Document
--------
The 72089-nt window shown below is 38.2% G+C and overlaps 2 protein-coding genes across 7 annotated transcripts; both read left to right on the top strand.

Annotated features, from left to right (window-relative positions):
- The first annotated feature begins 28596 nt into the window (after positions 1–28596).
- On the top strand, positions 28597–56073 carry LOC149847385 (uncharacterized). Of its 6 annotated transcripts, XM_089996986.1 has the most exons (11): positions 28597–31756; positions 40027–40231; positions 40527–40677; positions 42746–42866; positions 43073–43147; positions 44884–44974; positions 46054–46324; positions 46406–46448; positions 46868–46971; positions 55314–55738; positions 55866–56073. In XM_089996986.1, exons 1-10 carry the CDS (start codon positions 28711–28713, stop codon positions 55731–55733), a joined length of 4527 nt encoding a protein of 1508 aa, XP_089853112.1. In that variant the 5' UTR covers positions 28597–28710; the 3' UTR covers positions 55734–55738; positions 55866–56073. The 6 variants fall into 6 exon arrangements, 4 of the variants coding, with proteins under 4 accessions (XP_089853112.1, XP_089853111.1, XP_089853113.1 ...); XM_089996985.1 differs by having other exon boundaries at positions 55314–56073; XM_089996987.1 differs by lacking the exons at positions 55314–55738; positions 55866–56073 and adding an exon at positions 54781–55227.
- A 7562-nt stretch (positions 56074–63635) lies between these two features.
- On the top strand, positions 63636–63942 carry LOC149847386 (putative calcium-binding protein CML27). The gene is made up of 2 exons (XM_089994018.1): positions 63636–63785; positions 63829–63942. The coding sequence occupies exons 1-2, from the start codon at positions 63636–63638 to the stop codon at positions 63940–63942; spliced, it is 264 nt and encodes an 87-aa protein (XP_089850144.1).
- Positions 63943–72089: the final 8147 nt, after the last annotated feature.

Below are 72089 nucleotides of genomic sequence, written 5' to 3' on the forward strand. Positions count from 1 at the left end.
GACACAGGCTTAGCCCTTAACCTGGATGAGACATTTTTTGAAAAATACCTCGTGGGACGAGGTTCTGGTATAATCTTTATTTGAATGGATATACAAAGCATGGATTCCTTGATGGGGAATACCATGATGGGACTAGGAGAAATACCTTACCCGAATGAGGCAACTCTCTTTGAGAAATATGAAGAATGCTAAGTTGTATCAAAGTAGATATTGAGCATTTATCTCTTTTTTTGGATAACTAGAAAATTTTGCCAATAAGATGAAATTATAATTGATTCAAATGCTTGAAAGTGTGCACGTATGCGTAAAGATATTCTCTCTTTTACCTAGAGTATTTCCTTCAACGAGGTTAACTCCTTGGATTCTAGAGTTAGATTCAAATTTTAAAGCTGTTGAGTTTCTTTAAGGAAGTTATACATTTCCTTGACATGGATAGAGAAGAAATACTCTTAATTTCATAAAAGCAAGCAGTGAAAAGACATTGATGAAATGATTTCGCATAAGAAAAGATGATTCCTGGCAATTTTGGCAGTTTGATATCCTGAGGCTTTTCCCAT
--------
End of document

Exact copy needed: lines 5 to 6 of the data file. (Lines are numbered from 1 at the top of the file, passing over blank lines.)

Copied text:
- A 7562-nt stretch (positions 56074–63635) lies between these two features.
- On the top strand, positions 63636–63942 carry LOC149847386 (putative calcium-binding protein CML27). The gene is made up of 2 exons (XM_089994018.1): positions 63636–63785; positions 63829–63942. The coding sequence occupies exons 1-2, from the start codon at positions 63636–63638 to the stop codon at positions 63940–63942; spliced, it is 264 nt and encodes an 87-aa protein (XP_089850144.1).